Fix Your Jab With Tips From Teddy Atlas
IT’S TIME TO ADMIT IT - YOU’RE JABBING WRONG AND YOU HAVE A PROBLEM
The first step in fixing your jab is admitting that you have a problem. It’s most likely a bad habit.
"In life you're gonna develop good ones or bad ones. Good ones are there for the bad weather, they stay with you forever. They secure you when you need them to secure you, to help you. Bad ones, well they'll haunt you at the wrong times, at the WORST times."
Cornering a fighter is a lot of work. You watch what your fighter is doing. You watch what the other fighter is doing. You're looking to make sure your fighter is following some portion of the game plan, hopefully all of it, and making sure they're doing their work well.
New coaches, stablemates or a friend from the gym who draws the assignment to corner tend to overlook a very key thing and that’s watching what the other guy is doing and looking for those specific things. Habits.
This is harder in the amateurs as the fights go fast. You have only two minutes to assess your boxer and their performance let alone have the time to find holes in what their opponent is doing, so you need to look for very specific habits. Not mistakes. Everyone makes mistakes and it's up to the fighter to capitalize on those mistakes when they happen. As the corner you're looking for habits.
The great Teddy Atlas illustrates this in the way only he can. It's a fantastic story about Mike Tyson's fight with Carl "The Truth" Williams.
The basic gist of the story is that Williams had the bad habit of dropping his right hand when he threw the jab. We've all seen that done. We all know at least 10 people that do that. In fact, take a look around the gym right now and you'll see a huge percentage of the folks on bags, pads or shadow boxing doing it. Hell, we've all been that fighter that's dropped that rear hand when throwing the jab.
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THIS is where that correction begins. THIS is where we can learn to make that bad habit become just a time to time mistake, and then have it corrected. Later on down the road we can use this common bad habit as a trap, as a way to bait the punch that we want. But that's for another time.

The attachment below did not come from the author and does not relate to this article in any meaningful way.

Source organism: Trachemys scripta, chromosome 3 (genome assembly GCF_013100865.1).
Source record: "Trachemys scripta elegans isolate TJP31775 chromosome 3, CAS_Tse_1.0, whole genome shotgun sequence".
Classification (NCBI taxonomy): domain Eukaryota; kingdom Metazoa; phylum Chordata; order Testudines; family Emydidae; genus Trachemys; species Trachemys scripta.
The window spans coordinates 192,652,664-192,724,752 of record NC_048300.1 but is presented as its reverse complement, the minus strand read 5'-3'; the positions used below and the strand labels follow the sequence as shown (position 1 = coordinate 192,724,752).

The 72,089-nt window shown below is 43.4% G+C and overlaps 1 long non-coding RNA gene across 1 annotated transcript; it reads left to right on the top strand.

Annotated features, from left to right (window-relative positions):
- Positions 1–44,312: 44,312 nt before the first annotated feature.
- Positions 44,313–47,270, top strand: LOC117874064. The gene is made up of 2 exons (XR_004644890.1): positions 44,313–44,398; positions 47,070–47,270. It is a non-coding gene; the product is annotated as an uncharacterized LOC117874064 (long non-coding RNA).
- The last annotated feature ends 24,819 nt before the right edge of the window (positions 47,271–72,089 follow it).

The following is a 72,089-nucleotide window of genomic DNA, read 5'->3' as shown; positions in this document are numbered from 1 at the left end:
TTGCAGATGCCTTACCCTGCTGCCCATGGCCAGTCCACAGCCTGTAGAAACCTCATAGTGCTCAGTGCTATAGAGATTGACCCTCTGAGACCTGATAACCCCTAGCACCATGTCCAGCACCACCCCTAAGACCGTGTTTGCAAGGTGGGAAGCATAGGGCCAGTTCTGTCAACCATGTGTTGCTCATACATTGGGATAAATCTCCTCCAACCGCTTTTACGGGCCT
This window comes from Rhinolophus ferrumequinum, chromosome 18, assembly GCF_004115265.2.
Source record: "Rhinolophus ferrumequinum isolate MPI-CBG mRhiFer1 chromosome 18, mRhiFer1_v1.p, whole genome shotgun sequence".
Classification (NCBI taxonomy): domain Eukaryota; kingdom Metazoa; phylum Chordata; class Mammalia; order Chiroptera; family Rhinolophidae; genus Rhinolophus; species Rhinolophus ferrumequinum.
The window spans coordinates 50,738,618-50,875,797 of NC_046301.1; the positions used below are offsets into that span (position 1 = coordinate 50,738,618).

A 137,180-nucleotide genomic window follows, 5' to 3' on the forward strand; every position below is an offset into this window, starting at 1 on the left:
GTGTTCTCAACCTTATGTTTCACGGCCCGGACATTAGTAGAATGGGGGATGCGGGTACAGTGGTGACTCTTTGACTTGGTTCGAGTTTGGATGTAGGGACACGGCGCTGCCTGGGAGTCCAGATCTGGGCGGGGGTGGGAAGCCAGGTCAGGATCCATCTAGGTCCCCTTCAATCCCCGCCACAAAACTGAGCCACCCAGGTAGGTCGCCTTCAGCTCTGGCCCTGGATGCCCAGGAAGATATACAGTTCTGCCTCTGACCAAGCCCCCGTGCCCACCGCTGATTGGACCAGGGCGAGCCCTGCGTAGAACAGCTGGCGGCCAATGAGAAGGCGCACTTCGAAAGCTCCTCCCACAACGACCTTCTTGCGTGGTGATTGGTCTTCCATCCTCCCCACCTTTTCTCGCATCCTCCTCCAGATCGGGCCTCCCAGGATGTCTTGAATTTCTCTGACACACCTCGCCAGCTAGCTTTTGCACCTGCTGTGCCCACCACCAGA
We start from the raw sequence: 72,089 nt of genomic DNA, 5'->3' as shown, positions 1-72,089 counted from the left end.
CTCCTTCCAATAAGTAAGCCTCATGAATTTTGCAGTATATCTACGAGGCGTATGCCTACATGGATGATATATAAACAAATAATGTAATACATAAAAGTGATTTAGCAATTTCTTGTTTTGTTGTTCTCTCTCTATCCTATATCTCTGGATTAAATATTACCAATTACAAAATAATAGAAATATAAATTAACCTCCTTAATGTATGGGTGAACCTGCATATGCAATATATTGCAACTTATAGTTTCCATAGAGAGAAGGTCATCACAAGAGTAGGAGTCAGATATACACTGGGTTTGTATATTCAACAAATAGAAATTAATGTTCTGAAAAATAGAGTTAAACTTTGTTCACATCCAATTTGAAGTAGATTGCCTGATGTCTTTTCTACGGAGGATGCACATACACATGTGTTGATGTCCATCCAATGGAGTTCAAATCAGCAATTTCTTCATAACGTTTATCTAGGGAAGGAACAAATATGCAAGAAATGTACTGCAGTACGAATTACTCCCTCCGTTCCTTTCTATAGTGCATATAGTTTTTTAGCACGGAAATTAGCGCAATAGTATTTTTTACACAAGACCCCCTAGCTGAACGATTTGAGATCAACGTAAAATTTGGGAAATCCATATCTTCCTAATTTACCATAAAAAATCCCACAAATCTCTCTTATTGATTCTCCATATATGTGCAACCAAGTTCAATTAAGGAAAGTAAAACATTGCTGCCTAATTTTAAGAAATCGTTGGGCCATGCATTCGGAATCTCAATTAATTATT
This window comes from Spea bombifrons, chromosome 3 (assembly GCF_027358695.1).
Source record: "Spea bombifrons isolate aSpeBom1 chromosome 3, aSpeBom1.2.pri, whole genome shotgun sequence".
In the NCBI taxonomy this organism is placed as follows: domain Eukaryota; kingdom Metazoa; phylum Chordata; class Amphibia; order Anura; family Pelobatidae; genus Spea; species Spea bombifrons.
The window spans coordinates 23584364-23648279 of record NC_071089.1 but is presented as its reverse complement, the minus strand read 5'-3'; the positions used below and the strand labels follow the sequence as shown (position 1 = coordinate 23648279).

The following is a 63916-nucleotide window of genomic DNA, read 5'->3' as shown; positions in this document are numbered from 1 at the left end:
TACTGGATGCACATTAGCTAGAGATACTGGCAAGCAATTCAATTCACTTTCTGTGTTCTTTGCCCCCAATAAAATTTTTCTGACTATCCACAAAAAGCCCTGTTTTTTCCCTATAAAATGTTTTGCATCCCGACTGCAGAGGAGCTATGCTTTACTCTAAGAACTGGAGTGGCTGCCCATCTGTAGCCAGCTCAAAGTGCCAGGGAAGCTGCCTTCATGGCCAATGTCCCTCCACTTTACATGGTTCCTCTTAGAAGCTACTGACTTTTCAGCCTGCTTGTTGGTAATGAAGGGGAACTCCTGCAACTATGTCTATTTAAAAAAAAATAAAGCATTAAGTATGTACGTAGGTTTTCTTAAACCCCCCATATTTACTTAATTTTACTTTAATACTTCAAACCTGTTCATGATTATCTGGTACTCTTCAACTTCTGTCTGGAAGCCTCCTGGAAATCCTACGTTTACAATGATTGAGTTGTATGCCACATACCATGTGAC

Here is where we create the good habit of keeping that rear hand glued to our head.
Why is this important? Isn’t my jab what really matters, not my rear hand? What’s it matter?
That’s a great and fair question. My boxing coach answered that very question for me about 20 years ago:
“You’re dropping your right hand after you jab. (I’d jab) - you’re dropping your right hand after you jab (I’d jab) you’re … sigh …” WHAP!
The hook rung my ears, my eyes watered and oh crap, am I gonna cry? But hey, the right hand stopped dropping.
It’s a fundamentals thing
If you know Teddy then you know he is a stickler for the fundamentals and developing good habits. Teddy believes that the jab is the most important punch in boxing. Orthodox or Southpaw. "It's always that jab that leads the way" and if you want to improve your jab and your chances of winning a match, then read on.
The first thing to identify in this discussion is that there are two parts to throwing a jab. Not the mechanics, there's lots of moving parts, but ultimately there are two strong components of throwing the jab. The front hand and the rear hand. You can't have one without the other. It just doesn't work for sound fundamentals and keys to victory, and it goes against one of Atlas's golden rules or commandments:
"Never give up defense for offense"
When you're cornering, or when you're fighting you want to see if that rear hand drops during the other fighter's jab, AND you want to make sure that YOUR rear hand is staying up by your head.
How do you train yourself for this? Half the battle is knowing that this is a thing (thanks GI Joe) and it's a matter of bringing this knowledge and awareness with you into the gym.
Let's talk more next time about specifics that we can do. In the meantime I highly recommend checking out Teddy Atlas's Keys To The Door for a look at 14 signature jabs, and not just because you're reading this via Dynamic Striking, but because it's legitimately top notch stuff. Watch the preview and judge for yourself.